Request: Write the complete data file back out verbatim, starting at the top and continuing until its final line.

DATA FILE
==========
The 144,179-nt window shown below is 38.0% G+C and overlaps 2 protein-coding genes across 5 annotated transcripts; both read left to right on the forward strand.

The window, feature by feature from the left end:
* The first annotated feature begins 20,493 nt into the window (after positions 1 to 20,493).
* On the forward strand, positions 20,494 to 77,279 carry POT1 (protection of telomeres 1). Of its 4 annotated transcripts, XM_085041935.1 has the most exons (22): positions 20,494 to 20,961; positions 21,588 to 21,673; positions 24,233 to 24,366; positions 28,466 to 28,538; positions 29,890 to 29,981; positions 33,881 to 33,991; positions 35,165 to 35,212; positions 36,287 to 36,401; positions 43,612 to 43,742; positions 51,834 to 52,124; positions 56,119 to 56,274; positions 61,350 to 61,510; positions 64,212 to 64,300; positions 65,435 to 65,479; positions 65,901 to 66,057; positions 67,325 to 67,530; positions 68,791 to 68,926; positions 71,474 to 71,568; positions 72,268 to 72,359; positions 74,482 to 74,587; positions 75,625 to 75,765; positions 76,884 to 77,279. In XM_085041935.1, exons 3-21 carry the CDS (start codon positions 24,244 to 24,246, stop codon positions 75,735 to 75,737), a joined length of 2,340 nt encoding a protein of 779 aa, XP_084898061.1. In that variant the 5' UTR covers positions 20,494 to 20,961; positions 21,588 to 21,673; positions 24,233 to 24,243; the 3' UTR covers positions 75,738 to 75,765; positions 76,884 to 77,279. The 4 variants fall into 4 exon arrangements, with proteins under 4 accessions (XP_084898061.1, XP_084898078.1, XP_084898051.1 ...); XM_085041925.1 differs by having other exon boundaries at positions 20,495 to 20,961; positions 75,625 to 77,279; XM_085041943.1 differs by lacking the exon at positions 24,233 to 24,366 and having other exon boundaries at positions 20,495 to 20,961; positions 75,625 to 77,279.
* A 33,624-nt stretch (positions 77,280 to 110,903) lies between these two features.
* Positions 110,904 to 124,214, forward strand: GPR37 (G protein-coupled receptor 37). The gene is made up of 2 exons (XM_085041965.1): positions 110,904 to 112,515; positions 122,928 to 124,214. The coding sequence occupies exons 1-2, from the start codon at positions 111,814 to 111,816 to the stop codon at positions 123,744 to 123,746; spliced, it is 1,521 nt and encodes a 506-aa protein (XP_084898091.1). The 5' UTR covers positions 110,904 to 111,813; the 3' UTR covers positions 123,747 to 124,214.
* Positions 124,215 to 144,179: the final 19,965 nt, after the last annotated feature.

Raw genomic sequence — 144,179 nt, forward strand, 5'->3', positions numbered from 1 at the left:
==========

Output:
The 144,179-nt window shown below is 38.0% G+C and overlaps 2 protein-coding genes across 5 annotated transcripts; both read left to right on the forward strand.

The window, feature by feature from the left end:
* The first annotated feature begins 20,493 nt into the window (after positions 1 to 20,493).
* On the forward strand, positions 20,494 to 77,279 carry POT1 (protection of telomeres 1). Of its 4 annotated transcripts, XM_085041935.1 has the most exons (22): positions 20,494 to 20,961; positions 21,588 to 21,673; positions 24,233 to 24,366; positions 28,466 to 28,538; positions 29,890 to 29,981; positions 33,881 to 33,991; positions 35,165 to 35,212; positions 36,287 to 36,401; positions 43,612 to 43,742; positions 51,834 to 52,124; positions 56,119 to 56,274; positions 61,350 to 61,510; positions 64,212 to 64,300; positions 65,435 to 65,479; positions 65,901 to 66,057; positions 67,325 to 67,530; positions 68,791 to 68,926; positions 71,474 to 71,568; positions 72,268 to 72,359; positions 74,482 to 74,587; positions 75,625 to 75,765; positions 76,884 to 77,279. In XM_085041935.1, exons 3-21 carry the CDS (start codon positions 24,244 to 24,246, stop codon positions 75,735 to 75,737), a joined length of 2,340 nt encoding a protein of 779 aa, XP_084898061.1. In that variant the 5' UTR covers positions 20,494 to 20,961; positions 21,588 to 21,673; positions 24,233 to 24,243; the 3' UTR covers positions 75,738 to 75,765; positions 76,884 to 77,279. The 4 variants fall into 4 exon arrangements, with proteins under 4 accessions (XP_084898061.1, XP_084898078.1, XP_084898051.1 ...); XM_085041925.1 differs by having other exon boundaries at positions 20,495 to 20,961; positions 75,625 to 77,279; XM_085041943.1 differs by lacking the exon at positions 24,233 to 24,366 and having other exon boundaries at positions 20,495 to 20,961; positions 75,625 to 77,279.
* A 33,624-nt stretch (positions 77,280 to 110,903) lies between these two features.
* Positions 110,904 to 124,214, forward strand: GPR37 (G protein-coupled receptor 37). The gene is made up of 2 exons (XM_085041965.1): positions 110,904 to 112,515; positions 122,928 to 124,214. The coding sequence occupies exons 1-2, from the start codon at positions 111,814 to 111,816 to the stop codon at positions 123,744 to 123,746; spliced, it is 1,521 nt and encodes a 506-aa protein (XP_084898091.1). The 5' UTR covers positions 110,904 to 111,813; the 3' UTR covers positions 123,747 to 124,214.
* Positions 124,215 to 144,179: the final 19,965 nt, after the last annotated feature.

Raw genomic sequence — 144,179 nt, forward strand, 5'->3', positions numbered from 1 at the left: